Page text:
Homicide rate continues to decline and several high profile cases will go to trial

Deputy Commissioner Richard Ross with Police Commissioner Charles Ramsey during a recent editorial board meeting at The Philadelphia Tribune.

— PHOTO BY TRIBUNE CHIEF PHOTOGRAPHER ABDUL SULAYMAN

Homicides in Philadelphia continue to show a downward trend into the new year.

There were 238 homicides in 2014 in Philadelphia, according to city police. That’s a 30 percent decline since 2012 when there were 331 killings.

Law enforcement officials readily point out that much of the violent crime in Philadelphia is caused by violent repeat offenders and that in most homicide cases, the victims and the shooter knew each other and both had a history of run-ins with the law.

“We know that crime is committed by a relatively small number of people,” said Police Charles Ramsey at a recent Tribune editorial board meeting. “It is often the same individuals committing crimes over and over again. In Philadelphia there are approximately 50,000 adults on county probation or parole and another 9,000 adults on state parole. In addition there are 6,000 juveniles under supervision and an estimated 2,810 outstanding arrest warrants for offenders in the city.”

Ramsey said even within the criminal population there are sub groups of offenders. About 10 percent of the juvenile offenders are at high risk for committing a violent crime. For adults about 6,000 fall into the high risk category. Deputy Commissioner Richard Ross said that without strong moral values passed on by families and a solid education, at-risk children, that is, children who have been abused, neglected and exposed to criminal elements are headed for serious problems when they get older.

“I saw it all the time in homicide,” Ross said. “But what’s always been disturbing to me is that after everything we as a people have been through, our shared history of suffering and overcoming the odds, that we should settle for this environment of self-annihilation. Much of what we see on the streets starts in the home, with fractured families and young people aren’t nurtured in an environment of love and where moral values aren’t taught. Without those values and without education there aren’t too many options. You know where these kids are headed when they grow up.”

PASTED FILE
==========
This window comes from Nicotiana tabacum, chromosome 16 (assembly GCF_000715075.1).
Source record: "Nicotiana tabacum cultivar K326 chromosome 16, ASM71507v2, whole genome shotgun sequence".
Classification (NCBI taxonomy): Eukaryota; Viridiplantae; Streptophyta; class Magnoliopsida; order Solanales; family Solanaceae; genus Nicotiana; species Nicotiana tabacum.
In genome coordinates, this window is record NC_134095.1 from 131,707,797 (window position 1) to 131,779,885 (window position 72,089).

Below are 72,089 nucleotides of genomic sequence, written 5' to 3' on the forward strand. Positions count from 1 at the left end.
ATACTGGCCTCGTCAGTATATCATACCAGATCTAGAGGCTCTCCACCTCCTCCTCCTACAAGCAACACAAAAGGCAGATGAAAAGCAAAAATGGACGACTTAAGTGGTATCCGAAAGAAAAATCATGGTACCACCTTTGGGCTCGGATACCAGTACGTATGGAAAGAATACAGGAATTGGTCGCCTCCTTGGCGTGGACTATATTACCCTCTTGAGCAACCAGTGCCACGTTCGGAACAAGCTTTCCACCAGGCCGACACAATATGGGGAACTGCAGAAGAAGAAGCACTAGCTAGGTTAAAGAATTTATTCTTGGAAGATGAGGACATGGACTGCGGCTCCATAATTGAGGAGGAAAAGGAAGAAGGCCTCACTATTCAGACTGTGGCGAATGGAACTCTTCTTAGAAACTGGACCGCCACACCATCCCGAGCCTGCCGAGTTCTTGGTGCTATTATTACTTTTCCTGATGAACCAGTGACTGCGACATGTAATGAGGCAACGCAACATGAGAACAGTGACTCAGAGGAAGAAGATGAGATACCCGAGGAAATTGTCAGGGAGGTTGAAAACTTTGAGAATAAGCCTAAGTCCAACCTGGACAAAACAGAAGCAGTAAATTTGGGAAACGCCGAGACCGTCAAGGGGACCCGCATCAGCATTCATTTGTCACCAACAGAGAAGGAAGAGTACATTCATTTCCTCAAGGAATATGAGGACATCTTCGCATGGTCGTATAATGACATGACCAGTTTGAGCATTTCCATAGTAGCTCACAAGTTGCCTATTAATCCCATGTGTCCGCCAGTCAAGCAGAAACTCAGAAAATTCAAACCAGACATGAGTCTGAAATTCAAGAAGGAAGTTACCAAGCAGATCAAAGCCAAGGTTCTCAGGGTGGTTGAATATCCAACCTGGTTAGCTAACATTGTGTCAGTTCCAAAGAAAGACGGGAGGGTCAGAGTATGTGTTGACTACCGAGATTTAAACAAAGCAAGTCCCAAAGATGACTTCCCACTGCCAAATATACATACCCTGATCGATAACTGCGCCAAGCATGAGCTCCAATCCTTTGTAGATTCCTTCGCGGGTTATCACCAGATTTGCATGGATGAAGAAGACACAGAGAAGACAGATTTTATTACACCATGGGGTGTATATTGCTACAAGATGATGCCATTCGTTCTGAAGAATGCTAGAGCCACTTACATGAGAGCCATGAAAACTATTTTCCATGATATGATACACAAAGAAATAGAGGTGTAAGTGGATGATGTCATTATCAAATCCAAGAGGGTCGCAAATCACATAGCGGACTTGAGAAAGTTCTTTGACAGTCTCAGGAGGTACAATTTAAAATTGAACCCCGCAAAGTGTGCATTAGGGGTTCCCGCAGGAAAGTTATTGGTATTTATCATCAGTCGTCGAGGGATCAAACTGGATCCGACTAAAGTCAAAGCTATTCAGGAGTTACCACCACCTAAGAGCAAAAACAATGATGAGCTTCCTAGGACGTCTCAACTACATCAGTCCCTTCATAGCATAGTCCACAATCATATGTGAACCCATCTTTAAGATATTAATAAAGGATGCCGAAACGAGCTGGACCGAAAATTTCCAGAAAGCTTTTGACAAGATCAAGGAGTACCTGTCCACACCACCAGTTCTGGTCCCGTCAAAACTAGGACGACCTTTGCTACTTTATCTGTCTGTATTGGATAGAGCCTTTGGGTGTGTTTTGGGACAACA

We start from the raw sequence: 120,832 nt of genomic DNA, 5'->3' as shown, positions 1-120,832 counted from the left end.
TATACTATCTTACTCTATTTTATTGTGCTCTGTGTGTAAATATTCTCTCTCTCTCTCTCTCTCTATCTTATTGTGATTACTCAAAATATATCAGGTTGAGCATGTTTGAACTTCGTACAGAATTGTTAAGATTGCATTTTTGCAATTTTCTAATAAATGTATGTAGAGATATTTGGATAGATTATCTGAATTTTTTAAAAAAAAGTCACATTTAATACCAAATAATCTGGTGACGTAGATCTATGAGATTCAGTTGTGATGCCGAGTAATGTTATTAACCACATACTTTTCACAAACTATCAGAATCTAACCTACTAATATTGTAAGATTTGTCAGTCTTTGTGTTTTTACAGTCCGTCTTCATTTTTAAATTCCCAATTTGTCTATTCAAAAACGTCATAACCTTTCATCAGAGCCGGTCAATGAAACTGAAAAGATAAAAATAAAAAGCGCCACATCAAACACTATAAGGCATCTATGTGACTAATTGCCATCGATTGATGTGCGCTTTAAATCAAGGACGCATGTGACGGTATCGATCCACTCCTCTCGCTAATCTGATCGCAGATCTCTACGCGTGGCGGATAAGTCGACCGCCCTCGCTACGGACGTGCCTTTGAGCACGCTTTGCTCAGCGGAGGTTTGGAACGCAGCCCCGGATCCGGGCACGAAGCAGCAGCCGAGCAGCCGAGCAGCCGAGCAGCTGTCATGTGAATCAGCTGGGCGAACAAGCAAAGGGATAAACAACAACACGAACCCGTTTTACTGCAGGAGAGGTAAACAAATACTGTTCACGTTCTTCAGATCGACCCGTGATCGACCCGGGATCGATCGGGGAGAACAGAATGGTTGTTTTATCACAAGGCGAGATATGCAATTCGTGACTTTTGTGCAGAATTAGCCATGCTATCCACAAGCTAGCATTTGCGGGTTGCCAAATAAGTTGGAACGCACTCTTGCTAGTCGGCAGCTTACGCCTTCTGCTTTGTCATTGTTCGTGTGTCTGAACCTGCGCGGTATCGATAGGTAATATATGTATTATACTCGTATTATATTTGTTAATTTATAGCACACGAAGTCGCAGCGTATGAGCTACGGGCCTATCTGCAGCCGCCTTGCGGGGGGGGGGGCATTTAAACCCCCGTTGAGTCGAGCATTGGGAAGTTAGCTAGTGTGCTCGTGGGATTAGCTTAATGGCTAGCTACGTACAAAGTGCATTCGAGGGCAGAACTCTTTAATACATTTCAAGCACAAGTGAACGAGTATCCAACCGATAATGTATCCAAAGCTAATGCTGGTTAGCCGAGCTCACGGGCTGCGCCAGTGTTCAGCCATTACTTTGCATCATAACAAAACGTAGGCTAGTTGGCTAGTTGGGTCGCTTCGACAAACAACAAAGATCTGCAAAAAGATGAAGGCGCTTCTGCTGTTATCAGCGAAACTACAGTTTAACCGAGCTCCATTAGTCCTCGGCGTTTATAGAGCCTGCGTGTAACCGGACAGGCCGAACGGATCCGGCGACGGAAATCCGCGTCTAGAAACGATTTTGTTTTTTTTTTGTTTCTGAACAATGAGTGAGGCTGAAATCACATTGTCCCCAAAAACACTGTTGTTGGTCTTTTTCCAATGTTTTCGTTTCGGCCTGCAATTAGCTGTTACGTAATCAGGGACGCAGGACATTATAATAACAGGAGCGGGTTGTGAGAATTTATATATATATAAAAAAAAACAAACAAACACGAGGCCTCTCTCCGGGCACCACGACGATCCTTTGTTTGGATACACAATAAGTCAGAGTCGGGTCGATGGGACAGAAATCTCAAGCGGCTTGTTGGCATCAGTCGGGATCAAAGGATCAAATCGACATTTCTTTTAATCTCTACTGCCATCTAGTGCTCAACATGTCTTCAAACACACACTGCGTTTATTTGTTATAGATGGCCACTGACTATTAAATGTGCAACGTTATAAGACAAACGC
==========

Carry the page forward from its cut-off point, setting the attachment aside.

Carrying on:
While law enforcement officials point out that while most of the city’s homicides are committed by violent repeat offenders, most of the robberies and property crimes are crimes of opportunity. Economic problems are just one factor contributing to criminal behavior, officials said.

“There are a lot of factors that have contributed to the underlying causes of the crime and violence. There’s an underground economy that operates in the inner cities that emerged when industrial jobs went overseas and across the border,” said Elijah Anderson, the William K. Lanman, Jr. Professor of Sociology at Yale University.

Anderson is an author and is one of the leading urban ethnographers in the United States. He said when the nation transitioned from an industrial base to an economy based on service and high technology jobs, Blacks and poor whites were dislocated from the new economy.

“There are a lot of politicians who want to blame the victims but a major part of the problem is structural and the government and major corporations are complicit in creating this environment,” Anderson said. “They want to blame the victims for their conditions but ignore those who helped create those conditions. Then they slash the safety net which leaves people either unemployed or structurally unemployed. Now whites tend to fare a little better. For many poor Blacks they have to operate in the underground economy where there are low wage jobs, welfare, bartering, begging or street crime; all of which operates without the benefit of civil law. This means if you have a problem with someone you don’t run to the police or file a lawsuit, you handle it yourself, which increases the crime and violence.”

As far as crime fighting strategies one of the Philadelphia Police Department’s strategies is known as Focused Deterrence. The collaborative approach is about prevention, accountability and outreach. Right now the collaborative law enforcement effort is centered in South Philadelphia with plans to expand it to other neighborhoods. The partners in the program are the Gun Violence Task Force, The United States Attorney’s Office, over 30 social service agencies and a host of community groups. Ed McCann, first assistant district attorney said it appears to be having an impact.

“Law enforcement agencies, led by the Philadelphia Police department and our office, work together to identify the violent groups in South Philadelphia and their members,” McCann said. “The key moment in the strategy is a ‘call-in,’ a face-to-face meeting between group members and the partnership. The partners deliver key messages to group members: that the violence is wrong and has to stop; that the community needs them alive and out of prison and with their loved ones; that help is available to all who would accept it; and that any future violence will be met with clear, predictable, and certain consequences.”

Another strategy that is expected to continue is a diversionary programs run by the District Attorney’s Office is The Choice is Your’s initiative.

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